• To provide a critical analysis/or to critically analyze the role and importance of BIM in modern Facilities Management/Managers in property development.

  • To Optimize the Role of Facilities Management (FM) for Sustainable Property Development

  • To explore and annex  the role of FM and BIM  in property development

  • To highlight and discuss the importance of integrating FM in the wider property development life cycle

  • To establish the critical success factors needed to optimize the integration of facilities management (FM) into the full property development framework.

  • To explore the rationale for incorporating FM into property development from inception to completion of a property development project

1.4 Objectives

1.5 Hypothesis

Ho. The presence of BIM in facility management does not significantly affect the rate of property development.

Ho. There is no significant advantage of having an integrated FM in the property development life cycle

Ho. The critical success factors do not positively optimize the integration of facility management to a full property development framework.

Ho. Incorporating facility management does not significantly develop the inception and completion of property development project.

1.6 Scope

This research focuses on the challenges involved in integrating building construction and facility management and how these effects translate to the whole aspect of property management.

1.7 Limitations of the Study

The main limitations likely to be encountered in conducting the research are time limit and financial resources. The budget for this research might pose a slight challenge due to lack of correct estimation of research materials. Financial resources are likely to be a major limitation by the fact that the researcher will have to finance on travelling and generating research materials such as the questionnaires. All these activities require finances that are unlikely to be available in adequacy at the time of research. To overcome this challenge, proper budgeting techniques will be employed.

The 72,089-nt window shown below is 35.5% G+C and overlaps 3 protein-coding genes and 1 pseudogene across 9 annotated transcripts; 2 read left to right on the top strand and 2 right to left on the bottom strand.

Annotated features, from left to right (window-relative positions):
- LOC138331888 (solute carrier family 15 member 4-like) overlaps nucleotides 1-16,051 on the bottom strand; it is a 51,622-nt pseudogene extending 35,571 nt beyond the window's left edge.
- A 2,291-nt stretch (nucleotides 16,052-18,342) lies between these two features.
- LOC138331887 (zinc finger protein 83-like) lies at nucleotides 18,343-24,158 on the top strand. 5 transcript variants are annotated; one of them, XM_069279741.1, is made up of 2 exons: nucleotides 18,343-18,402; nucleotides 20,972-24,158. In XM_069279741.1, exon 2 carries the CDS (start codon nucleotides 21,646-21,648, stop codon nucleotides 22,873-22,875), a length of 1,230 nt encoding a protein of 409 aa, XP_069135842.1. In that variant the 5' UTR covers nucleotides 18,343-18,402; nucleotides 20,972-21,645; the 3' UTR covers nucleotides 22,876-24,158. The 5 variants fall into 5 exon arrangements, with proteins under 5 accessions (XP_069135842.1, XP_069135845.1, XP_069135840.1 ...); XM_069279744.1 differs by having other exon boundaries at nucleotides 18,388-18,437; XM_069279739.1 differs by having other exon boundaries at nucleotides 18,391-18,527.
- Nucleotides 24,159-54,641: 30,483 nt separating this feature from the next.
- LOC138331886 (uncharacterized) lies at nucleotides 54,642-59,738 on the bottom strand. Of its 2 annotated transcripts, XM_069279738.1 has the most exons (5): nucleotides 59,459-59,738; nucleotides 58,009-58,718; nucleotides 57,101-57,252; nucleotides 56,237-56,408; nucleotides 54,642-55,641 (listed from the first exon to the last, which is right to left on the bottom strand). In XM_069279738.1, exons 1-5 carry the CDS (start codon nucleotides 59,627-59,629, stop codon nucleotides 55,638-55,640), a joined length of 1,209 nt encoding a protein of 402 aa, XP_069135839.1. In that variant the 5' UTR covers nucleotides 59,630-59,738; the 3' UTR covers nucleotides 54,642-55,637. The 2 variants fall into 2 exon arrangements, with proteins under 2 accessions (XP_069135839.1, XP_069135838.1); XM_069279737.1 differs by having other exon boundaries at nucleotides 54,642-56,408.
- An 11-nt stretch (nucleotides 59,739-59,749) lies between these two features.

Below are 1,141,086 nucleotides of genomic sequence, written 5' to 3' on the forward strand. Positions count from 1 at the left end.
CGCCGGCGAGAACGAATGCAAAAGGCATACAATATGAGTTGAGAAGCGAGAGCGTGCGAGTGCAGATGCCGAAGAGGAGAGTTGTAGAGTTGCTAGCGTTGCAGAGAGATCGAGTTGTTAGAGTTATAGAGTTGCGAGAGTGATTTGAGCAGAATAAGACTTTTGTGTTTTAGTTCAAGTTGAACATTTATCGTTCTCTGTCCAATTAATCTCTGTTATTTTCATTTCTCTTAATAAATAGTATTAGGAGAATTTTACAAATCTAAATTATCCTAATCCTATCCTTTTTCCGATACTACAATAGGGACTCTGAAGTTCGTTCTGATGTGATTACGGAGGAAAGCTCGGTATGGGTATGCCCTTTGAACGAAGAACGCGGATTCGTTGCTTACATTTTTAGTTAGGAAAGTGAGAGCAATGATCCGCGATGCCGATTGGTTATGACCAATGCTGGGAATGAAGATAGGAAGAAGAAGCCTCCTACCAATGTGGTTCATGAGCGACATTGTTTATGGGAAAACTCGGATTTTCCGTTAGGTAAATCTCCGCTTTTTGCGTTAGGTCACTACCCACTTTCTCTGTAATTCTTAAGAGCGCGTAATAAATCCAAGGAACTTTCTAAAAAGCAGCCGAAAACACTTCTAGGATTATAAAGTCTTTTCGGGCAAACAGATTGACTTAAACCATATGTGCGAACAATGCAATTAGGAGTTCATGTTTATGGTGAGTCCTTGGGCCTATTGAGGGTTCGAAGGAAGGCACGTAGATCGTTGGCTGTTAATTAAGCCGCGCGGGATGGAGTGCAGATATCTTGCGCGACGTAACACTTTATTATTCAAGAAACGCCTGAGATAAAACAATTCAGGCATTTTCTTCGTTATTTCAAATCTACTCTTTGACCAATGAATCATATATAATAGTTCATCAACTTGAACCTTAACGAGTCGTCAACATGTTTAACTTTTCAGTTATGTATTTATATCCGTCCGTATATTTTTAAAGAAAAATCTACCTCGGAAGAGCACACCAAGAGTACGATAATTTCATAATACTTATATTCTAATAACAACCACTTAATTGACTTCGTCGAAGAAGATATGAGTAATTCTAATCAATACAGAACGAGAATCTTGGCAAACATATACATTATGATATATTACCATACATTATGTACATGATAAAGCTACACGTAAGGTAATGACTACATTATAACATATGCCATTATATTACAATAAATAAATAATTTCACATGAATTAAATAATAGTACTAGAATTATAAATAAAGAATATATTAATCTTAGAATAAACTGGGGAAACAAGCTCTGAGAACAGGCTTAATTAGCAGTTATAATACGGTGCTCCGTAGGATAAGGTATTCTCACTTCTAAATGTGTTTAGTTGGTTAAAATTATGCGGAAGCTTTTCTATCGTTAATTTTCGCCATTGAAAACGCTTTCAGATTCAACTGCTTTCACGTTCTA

The time aspect in conducting the research is likely to be another challenge. Therefore, the institution involved requires the study to be completed within the academic period provided. This proves a limitation in time required for a comprehensive research for this study. Proper time management, use of quick responses like direct interviews and exclusion of unnecessary activities will enable the researcher to timely complete the study.

1.8 Assumptions of the Study

This study was based on the following assumptions:

  i.            All the respondents will give genuine information to the questionnaires.

 ii.            The business structures of the enterprises interviewed are the same as those of others of the same caliber in other towns and cities.

 iii.            Most managers will be co-operative and ready to respond to the Questionnaires given

1.9 Definition of Terms

BIM - a building information management model applied in construction and facility management

CAD - computer aided designing tools applied in designing in two dimensions